U.S. ship to depart soon on chemical weapons mission to Mediterranean

PORTSMOUTH, Virginia Thu Jan 2, 2014 6:11pm EST

1 of 6. The MV Cape Ray is seen before its deployment from the NASSC0-Earl Shipyard in Portsmouth, Virginia, January 2, 2014.

Credit: Reuters/Larry Downing

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PORTSMOUTH, Virginia (Reuters) - The U.S.-owned cargo ship with the capability to destroy the nastiest of Syria's chemical weapons will depart for the Mediterranean in about two weeks, officials said on Thursday as shipyard workers readied the vessel for new sea trials.

Forklifts moved equipment and sparks flew as workers welded containers and other gear on the deck of the MV Cape Ray, which is being outfitted with modular housing to accommodate three times its normal complement of personnel, plus two hydrolysis units for destroying Syrian chemicals used in mustard and nerve gas weapons.

"Without this ship, this mission is not possible," top Pentagon arms buyer Frank Kendall, who has oversight of chemical, biological and nuclear arms, told reporters who were invited to tour the vessel at dock in Portsmouth, Virginia.

"This avoids having to put these materials on somebody's territory, where you have to deal with all the political and environmental conditions associated with doing that under local law," he said.

Damascus agreed to eliminate its chemical weapons last year in the face of threatened U.S. military action following a Syrian chemical attack against rebels and their supporters in a civil war aimed at overthrowing President Bashar al-Assad.

The United States had developed a portable machine for destroying chemical weapons precursors and offered to neutralize the portion of Syria's agents that were too toxic to be dealt with directly by companies that process hazardous materials.

Syria failed to meet the December 31 deadline for removing the chemical agents, but officials have noted that the time frame was always going to be challenging and arms control experts say deliberate and safe handling of the materials is more important than doing it speedily.

"This operation is difficult but it's do-able," said Daryl Kimball, executive director of the Arms Control Association. "It's safe and it should be done carefully, and that's more important than doing it quickly."

Kendall said the Cape Ray, which is part of the Maritime Administration's Reserve Ready Fleet of cargo ships is expected to leave for the Mediterranean "within about two weeks."

Security concerns and bureaucracy have caused Assad's government to miss Tuesday's deadline for the removal of deadly toxins from Syria. Bad weather and a complex multinational procurement effort for equipment are among other reasons given for the delay.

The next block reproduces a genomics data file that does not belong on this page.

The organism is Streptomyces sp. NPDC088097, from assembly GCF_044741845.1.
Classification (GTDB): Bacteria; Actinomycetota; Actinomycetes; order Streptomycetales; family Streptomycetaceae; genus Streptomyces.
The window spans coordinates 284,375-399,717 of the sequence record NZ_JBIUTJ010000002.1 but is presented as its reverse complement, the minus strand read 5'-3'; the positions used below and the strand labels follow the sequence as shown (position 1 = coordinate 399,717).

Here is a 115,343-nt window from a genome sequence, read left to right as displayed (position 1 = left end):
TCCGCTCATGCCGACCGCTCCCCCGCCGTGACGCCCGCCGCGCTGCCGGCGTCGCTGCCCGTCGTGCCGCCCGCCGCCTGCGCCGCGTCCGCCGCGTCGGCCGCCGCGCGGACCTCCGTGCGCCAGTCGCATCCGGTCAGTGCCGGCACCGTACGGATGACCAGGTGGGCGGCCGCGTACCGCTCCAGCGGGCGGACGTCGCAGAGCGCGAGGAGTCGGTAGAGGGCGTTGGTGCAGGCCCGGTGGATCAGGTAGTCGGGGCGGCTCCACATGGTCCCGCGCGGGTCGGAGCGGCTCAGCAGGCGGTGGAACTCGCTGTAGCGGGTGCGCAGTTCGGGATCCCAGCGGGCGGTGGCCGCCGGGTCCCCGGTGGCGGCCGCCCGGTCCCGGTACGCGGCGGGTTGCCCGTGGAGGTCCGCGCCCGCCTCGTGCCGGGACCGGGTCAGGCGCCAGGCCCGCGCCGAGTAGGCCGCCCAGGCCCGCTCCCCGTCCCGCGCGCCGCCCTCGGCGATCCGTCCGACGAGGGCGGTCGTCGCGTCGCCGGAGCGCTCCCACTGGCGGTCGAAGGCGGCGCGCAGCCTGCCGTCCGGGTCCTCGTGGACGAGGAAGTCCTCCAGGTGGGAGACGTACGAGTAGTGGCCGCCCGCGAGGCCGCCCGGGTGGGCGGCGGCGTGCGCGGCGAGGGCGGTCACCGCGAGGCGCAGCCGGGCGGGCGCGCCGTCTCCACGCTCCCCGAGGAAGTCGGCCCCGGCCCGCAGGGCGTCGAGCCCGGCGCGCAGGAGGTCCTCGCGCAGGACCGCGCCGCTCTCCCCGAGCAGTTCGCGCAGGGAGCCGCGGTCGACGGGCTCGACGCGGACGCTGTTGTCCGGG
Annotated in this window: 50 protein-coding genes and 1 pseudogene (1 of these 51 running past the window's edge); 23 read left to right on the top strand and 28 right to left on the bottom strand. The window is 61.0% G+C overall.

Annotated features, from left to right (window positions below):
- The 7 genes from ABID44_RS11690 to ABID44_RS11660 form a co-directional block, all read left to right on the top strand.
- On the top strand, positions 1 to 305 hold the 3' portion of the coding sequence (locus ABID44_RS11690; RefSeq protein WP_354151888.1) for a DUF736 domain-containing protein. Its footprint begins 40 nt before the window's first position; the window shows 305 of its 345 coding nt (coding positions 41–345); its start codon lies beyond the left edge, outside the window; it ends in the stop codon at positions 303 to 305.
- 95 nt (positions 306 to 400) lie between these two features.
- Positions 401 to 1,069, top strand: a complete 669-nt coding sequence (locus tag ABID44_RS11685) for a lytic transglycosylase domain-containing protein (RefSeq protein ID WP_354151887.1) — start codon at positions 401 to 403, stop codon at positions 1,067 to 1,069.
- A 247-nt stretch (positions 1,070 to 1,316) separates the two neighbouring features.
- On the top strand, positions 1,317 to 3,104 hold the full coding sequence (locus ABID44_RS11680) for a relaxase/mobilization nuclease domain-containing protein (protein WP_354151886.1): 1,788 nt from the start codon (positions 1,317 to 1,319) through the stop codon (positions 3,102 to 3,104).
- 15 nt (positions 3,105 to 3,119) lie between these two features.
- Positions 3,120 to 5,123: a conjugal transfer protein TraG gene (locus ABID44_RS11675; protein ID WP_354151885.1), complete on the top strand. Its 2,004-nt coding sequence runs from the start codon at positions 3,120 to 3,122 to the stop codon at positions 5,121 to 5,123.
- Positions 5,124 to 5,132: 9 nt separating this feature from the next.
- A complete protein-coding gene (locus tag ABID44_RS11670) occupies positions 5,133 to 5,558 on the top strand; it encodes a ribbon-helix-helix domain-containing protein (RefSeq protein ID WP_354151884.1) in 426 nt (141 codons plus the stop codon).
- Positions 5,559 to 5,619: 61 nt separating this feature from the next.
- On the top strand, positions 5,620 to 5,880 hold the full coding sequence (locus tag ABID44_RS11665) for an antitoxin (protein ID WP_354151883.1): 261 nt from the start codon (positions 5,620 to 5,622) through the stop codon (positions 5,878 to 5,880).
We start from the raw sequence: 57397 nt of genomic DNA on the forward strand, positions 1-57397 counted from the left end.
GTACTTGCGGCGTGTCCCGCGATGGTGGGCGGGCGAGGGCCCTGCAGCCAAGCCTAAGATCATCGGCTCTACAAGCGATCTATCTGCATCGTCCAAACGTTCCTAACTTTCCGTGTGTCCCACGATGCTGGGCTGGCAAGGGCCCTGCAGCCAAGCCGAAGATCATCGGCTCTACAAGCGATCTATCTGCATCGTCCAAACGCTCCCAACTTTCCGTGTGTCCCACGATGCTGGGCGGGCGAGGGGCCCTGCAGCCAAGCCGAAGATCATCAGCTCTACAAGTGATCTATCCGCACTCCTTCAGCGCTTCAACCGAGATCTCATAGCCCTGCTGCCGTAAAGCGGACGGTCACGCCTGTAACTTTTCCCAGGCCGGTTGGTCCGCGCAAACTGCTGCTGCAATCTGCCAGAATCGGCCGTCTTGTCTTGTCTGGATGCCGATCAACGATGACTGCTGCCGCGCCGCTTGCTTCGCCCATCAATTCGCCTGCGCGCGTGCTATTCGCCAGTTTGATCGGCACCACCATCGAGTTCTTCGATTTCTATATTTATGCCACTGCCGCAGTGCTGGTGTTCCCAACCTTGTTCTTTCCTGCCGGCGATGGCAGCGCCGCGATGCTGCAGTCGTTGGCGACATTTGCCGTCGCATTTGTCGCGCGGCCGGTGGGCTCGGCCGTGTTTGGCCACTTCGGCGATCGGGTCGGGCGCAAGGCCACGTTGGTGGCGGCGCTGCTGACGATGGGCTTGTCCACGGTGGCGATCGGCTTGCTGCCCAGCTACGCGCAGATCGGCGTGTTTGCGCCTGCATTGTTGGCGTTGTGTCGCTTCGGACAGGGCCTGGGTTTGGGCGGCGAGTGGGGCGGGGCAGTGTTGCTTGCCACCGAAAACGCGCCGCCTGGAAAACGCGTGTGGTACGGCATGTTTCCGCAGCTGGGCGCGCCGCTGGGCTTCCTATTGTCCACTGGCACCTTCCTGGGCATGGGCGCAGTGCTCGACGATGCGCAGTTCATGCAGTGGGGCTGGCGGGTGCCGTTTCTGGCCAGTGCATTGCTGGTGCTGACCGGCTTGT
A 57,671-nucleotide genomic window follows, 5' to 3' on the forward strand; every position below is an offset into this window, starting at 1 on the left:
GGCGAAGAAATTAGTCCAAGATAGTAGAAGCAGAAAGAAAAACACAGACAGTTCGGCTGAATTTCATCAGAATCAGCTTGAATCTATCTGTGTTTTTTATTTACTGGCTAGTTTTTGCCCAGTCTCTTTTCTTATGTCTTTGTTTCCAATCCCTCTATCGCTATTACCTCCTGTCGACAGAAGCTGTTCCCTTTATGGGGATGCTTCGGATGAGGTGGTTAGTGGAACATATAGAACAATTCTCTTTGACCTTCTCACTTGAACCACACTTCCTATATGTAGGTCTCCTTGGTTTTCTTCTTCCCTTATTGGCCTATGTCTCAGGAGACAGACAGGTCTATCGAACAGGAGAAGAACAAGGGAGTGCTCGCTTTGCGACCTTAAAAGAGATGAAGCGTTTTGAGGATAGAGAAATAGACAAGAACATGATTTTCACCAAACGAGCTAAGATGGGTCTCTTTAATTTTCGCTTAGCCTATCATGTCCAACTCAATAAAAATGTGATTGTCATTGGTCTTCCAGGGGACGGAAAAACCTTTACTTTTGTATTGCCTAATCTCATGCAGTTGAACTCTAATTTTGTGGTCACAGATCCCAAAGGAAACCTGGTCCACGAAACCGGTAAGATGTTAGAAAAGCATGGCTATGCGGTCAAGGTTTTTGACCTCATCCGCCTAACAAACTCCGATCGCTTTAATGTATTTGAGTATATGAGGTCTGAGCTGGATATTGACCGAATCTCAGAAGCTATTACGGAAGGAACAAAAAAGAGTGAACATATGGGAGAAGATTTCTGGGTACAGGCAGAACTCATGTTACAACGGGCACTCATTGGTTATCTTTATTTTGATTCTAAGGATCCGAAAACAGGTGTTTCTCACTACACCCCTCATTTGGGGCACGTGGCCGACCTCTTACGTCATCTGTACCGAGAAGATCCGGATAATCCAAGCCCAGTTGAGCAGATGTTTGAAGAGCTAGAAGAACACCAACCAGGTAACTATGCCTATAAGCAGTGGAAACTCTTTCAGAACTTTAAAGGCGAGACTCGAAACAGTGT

DELAYED DESTRUCTION

The United States is not overly concerned about the delay.

"If you think six months ago they didn't even admit they had chemical weapons, now we have a massive international effort to destroy them and we've seen progress," State Department spokeswoman Marie Harf said. "I think we're getting there."

The chemical weapons will be taken from the Syrian port of Latakia to a port in Italy where they will be loaded onto the Cape Ray and destroyed in international waters.

Rick Jordan, the Cape Ray's civilian captain, said the ship had undergone sea trials last week to prove it was ready for the voyage after a period of inactivity. Additional sea trials are planned for next week to test the hydrolysis system while under way and to train the crew for possible emergencies.

"We have not tested this on board yet," he said, motioning to arched tents on the Cape Ray's lower deck where two Defense Department Field Deployable Hydrolysis Systems have been installed.

The ship is expecting to destroy about 700 tons of chemical weapons precursor agents, Kendall said. The actual work could probably be done in 45 days under ideal conditions, but the mission is expected to last about 90 days because work will be suspended in bad weather, he said.

The hydrolysis process uses water and other reagents like sodium hydroxide and sodium hypochlorite to neutralize bulk amounts of chemical warfare agents, according to the Defense Department's Edgewood Chemical Biological Center.

The chemically altered agents can then be processed by commercial firms that deal with hazardous waste. Officials said the 700 tons of chemicals, when run through the hydrolysis system, would produce 1.5 million gallons of effluents to be processed by hazardous waste firms.

(Reporting by David Alexander; editing by Gunna Dickson)

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